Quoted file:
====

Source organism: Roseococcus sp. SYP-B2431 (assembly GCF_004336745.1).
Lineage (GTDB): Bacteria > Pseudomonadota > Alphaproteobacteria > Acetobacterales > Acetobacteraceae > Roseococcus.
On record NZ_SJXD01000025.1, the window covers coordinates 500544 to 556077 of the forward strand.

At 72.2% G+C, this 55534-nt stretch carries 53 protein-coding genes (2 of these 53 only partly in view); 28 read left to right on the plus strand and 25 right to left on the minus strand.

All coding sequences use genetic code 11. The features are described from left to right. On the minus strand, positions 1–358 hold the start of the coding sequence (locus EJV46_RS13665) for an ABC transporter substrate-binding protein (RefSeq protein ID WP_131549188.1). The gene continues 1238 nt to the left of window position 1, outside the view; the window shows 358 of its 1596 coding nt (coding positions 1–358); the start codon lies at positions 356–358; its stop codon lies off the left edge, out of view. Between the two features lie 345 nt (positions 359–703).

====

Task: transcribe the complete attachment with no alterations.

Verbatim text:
Source organism: Roseococcus sp. SYP-B2431 (assembly GCF_004336745.1).
Lineage (GTDB): Bacteria > Pseudomonadota > Alphaproteobacteria > Acetobacterales > Acetobacteraceae > Roseococcus.
On record NZ_SJXD01000025.1, the window covers coordinates 500544 to 556077 of the forward strand.

At 72.2% G+C, this 55534-nt stretch carries 53 protein-coding genes (2 of these 53 only partly in view); 28 read left to right on the plus strand and 25 right to left on the minus strand.

All coding sequences use genetic code 11. The features are described from left to right. On the minus strand, positions 1–358 hold the start of the coding sequence (locus EJV46_RS13665) for an ABC transporter substrate-binding protein (RefSeq protein ID WP_131549188.1). The gene continues 1238 nt to the left of window position 1, outside the view; the window shows 358 of its 1596 coding nt (coding positions 1–358); the start codon lies at positions 356–358; its stop codon lies off the left edge, out of view. Between the two features lie 345 nt (positions 359–703).